Dear Dr. Motola,
I underwent brachytherapy and HDR treatments for advanced prostate cancer 16 months ago. This past week I've been experiencing off and on bleeding, with some clots, from the penis. I consulted both family doctor and urologist, but they indicated it was probably from my prostate and did not seem concerned. There is no UTI.
Is this a common occurrence? Should we have further testing done; i.e., scope or CT scan? Obviously, I am quite concerned and just trying to reassure myself that this is a possible side effect of the radiation. Thank you.
If you are experiencing hematuria (blood in urine), and especially passing clots in your urine, cystoscopy should definitely be considered. Secondary cancers of the urinary tract have been reported in patients after undergoing radiation therapy. Cystoscopy and an imaging study of the upper urinary tracts will probably be necessary. Talk to your doctor about this course of treatment.
You or your doctor may notice an abnormal hardening of the tissue below the skin, in one area along the shaft of the penis.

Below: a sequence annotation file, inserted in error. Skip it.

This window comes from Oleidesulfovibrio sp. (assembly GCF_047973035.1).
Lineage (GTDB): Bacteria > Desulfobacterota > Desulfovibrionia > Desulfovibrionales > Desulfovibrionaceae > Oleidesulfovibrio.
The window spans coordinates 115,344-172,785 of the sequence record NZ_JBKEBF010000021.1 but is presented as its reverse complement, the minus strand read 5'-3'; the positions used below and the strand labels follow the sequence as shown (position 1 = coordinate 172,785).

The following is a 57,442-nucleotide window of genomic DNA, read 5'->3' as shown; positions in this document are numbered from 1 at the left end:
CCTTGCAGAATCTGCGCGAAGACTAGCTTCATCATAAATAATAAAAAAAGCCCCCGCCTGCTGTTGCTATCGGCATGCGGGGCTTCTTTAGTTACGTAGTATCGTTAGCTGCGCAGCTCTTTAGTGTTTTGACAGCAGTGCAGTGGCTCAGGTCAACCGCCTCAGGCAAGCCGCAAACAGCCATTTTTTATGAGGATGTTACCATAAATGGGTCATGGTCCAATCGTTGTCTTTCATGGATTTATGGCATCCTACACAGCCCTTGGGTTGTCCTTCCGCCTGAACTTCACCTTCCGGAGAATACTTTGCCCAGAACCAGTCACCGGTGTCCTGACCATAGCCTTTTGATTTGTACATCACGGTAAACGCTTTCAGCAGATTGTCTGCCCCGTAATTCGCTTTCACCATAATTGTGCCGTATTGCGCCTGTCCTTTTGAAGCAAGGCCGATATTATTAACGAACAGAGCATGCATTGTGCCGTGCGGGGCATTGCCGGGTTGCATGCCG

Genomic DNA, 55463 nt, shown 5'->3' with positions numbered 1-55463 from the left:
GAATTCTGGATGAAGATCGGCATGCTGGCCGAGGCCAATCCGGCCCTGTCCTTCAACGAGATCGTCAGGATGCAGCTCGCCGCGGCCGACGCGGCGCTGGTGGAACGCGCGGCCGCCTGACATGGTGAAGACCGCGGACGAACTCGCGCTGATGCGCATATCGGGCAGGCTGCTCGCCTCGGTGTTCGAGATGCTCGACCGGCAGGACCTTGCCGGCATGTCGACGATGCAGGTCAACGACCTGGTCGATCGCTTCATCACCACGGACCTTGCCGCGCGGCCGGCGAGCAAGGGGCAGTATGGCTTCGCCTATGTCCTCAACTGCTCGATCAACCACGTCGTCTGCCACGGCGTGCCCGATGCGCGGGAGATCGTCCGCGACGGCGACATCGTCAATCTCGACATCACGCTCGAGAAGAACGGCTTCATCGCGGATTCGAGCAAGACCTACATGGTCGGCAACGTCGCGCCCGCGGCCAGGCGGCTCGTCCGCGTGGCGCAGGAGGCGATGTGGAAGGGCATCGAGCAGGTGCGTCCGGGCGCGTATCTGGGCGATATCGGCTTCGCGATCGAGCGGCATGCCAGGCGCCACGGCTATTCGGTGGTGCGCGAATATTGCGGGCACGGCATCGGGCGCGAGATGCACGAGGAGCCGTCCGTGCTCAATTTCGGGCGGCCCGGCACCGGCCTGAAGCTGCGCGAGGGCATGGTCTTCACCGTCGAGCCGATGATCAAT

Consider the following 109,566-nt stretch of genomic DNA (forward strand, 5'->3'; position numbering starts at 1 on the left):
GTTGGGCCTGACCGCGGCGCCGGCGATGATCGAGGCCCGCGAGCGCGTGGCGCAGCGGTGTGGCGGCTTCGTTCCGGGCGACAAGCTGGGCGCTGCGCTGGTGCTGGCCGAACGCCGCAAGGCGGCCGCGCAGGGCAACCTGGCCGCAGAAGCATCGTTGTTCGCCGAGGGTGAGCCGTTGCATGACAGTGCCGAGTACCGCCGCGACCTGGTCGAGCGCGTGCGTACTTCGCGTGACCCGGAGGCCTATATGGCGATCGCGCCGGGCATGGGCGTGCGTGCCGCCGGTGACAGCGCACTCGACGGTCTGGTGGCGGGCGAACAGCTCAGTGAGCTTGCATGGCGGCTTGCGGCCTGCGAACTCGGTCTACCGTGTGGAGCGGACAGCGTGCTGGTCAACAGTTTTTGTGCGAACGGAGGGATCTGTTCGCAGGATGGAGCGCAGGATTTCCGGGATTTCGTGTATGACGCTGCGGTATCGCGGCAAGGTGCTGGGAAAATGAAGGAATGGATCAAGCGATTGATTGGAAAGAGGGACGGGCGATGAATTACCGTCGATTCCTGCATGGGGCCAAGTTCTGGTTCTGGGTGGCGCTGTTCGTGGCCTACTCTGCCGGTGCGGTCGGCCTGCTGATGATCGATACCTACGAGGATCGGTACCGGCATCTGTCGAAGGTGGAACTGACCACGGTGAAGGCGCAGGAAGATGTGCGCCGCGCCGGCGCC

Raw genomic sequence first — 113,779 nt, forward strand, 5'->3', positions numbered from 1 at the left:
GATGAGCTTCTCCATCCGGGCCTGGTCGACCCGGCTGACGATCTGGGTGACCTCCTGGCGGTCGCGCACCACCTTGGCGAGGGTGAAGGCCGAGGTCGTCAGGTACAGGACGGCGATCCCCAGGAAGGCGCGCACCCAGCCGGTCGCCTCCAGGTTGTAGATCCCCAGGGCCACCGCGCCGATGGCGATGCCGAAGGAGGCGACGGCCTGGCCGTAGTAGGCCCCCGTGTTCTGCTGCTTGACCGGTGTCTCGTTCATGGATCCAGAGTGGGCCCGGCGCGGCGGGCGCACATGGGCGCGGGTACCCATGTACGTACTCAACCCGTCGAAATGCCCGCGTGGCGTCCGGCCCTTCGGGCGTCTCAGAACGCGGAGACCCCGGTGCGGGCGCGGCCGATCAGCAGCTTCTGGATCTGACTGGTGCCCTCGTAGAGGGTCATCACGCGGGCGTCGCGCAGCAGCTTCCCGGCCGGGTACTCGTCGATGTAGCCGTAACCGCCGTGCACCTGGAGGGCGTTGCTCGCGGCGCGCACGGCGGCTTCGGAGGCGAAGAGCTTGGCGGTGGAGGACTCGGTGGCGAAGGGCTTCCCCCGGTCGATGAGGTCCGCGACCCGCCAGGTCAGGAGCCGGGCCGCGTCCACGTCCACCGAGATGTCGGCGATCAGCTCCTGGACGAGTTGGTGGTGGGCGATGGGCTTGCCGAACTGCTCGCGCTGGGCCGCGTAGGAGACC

During erection, there may be:
A bend in the penis, which usually begins at the area where you feel the scar tissue or hardening
Narrowing of the penis
Problems with penetration or pain during intercourse
Shortening of the penis
Signs and tests
The health care provider can diagnose curvature of the penis with a physical examination. The hard plaques can be felt with or without an erection.
The doctor may use injected medications to cause an erection. Or you may provide your health care provider with pictures of the erect penis for evaluation.
An ultrasound may show the scar tissue in the penis, but it is not necessary.
When diet and health modifications have failed to alleviate erectile dysfunction and the patient has tried all forms of the oral medications , the patient must then be counseled on the remaining types of therapies, including the prostaglandin family of medications. These are medications that act locally in the penis to give an erection. This differs from the pill or " Viagra " type of medications that require the central nervous system (i.e., the brain) to tell them to work. This type of medication comes in two preparations and can be delivered in two routes (injection or penile suppository). The first route is by injection into the penis. The common brand name for this medicine is Caverject or alprostadil (generic). This medication also comes in various strengths as the pills do. A lot of patients do not like this option for obvious reasons. It does require the injection of the medicine into the base of the penis. The medication is dispensed in a small via...
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